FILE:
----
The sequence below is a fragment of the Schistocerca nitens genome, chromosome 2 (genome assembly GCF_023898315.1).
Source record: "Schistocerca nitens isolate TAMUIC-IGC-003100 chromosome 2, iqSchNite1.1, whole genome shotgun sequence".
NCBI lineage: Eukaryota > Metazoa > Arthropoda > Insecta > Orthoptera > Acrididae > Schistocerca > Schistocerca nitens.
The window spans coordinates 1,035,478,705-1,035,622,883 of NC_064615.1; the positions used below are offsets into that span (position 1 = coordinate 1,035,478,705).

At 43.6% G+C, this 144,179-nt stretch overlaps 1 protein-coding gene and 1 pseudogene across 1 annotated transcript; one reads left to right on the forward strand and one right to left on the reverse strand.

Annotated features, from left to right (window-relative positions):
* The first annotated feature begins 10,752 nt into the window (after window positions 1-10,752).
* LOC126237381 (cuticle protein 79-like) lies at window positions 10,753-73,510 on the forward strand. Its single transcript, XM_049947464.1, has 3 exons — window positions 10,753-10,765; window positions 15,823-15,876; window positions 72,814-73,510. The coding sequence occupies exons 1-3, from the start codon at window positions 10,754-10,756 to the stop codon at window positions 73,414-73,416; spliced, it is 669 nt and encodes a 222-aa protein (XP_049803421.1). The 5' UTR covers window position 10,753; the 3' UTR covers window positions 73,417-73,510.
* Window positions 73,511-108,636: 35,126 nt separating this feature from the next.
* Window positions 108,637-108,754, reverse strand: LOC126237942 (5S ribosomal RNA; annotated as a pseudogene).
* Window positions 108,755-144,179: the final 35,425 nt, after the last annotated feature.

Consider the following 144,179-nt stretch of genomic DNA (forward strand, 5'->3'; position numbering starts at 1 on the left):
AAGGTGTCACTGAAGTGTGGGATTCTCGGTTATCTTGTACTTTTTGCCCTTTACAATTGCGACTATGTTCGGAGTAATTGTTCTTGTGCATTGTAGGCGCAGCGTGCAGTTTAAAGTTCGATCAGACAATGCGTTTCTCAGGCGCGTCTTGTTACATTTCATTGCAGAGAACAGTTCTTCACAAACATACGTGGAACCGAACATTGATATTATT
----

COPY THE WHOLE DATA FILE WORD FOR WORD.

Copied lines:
The sequence below is a fragment of the Schistocerca nitens genome, chromosome 2 (genome assembly GCF_023898315.1).
Source record: "Schistocerca nitens isolate TAMUIC-IGC-003100 chromosome 2, iqSchNite1.1, whole genome shotgun sequence".
NCBI lineage: Eukaryota > Metazoa > Arthropoda > Insecta > Orthoptera > Acrididae > Schistocerca > Schistocerca nitens.
The window spans coordinates 1,035,478,705-1,035,622,883 of NC_064615.1; the positions used below are offsets into that span (position 1 = coordinate 1,035,478,705).

At 43.6% G+C, this 144,179-nt stretch overlaps 1 protein-coding gene and 1 pseudogene across 1 annotated transcript; one reads left to right on the forward strand and one right to left on the reverse strand.

Annotated features, from left to right (window-relative positions):
* The first annotated feature begins 10,752 nt into the window (after window positions 1-10,752).
* LOC126237381 (cuticle protein 79-like) lies at window positions 10,753-73,510 on the forward strand. Its single transcript, XM_049947464.1, has 3 exons — window positions 10,753-10,765; window positions 15,823-15,876; window positions 72,814-73,510. The coding sequence occupies exons 1-3, from the start codon at window positions 10,754-10,756 to the stop codon at window positions 73,414-73,416; spliced, it is 669 nt and encodes a 222-aa protein (XP_049803421.1). The 5' UTR covers window position 10,753; the 3' UTR covers window positions 73,417-73,510.
* Window positions 73,511-108,636: 35,126 nt separating this feature from the next.
* Window positions 108,637-108,754, reverse strand: LOC126237942 (5S ribosomal RNA; annotated as a pseudogene).
* Window positions 108,755-144,179: the final 35,425 nt, after the last annotated feature.

Consider the following 144,179-nt stretch of genomic DNA (forward strand, 5'->3'; position numbering starts at 1 on the left):
AAGGTGTCACTGAAGTGTGGGATTCTCGGTTATCTTGTACTTTTTGCCCTTTACAATTGCGACTATGTTCGGAGTAATTGTTCTTGTGCATTGTAGGCGCAGCGTGCAGTTTAAAGTTCGATCAGACAATGCGTTTCTCAGGCGCGTCTTGTTACATTTCATTGCAGAGAACAGTTCTTCACAAACATACGTGGAACCGAACATTGATATTATT